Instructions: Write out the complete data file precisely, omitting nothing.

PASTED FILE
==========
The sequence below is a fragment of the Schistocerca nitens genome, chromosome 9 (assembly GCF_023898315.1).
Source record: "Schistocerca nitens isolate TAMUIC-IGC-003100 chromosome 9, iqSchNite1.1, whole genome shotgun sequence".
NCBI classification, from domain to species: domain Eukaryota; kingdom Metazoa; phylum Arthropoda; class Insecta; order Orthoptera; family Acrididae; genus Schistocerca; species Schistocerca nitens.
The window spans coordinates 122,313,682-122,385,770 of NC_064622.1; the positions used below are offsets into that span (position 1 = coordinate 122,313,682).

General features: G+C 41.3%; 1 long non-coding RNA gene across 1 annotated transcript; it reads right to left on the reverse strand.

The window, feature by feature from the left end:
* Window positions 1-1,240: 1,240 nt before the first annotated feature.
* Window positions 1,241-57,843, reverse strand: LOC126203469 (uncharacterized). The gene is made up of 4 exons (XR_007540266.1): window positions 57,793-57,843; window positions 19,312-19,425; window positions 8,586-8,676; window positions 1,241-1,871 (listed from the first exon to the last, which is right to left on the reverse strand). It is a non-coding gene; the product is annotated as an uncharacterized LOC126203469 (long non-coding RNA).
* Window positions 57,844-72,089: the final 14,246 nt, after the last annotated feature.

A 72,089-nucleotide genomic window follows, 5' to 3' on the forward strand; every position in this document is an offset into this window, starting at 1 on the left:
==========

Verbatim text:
The sequence below is a fragment of the Schistocerca nitens genome, chromosome 9 (assembly GCF_023898315.1).
Source record: "Schistocerca nitens isolate TAMUIC-IGC-003100 chromosome 9, iqSchNite1.1, whole genome shotgun sequence".
NCBI classification, from domain to species: domain Eukaryota; kingdom Metazoa; phylum Arthropoda; class Insecta; order Orthoptera; family Acrididae; genus Schistocerca; species Schistocerca nitens.
The window spans coordinates 122,313,682-122,385,770 of NC_064622.1; the positions used below are offsets into that span (position 1 = coordinate 122,313,682).

General features: G+C 41.3%; 1 long non-coding RNA gene across 1 annotated transcript; it reads right to left on the reverse strand.

The window, feature by feature from the left end:
* Window positions 1-1,240: 1,240 nt before the first annotated feature.
* Window positions 1,241-57,843, reverse strand: LOC126203469 (uncharacterized). The gene is made up of 4 exons (XR_007540266.1): window positions 57,793-57,843; window positions 19,312-19,425; window positions 8,586-8,676; window positions 1,241-1,871 (listed from the first exon to the last, which is right to left on the reverse strand). It is a non-coding gene; the product is annotated as an uncharacterized LOC126203469 (long non-coding RNA).
* Window positions 57,844-72,089: the final 14,246 nt, after the last annotated feature.

A 72,089-nucleotide genomic window follows, 5' to 3' on the forward strand; every position in this document is an offset into this window, starting at 1 on the left: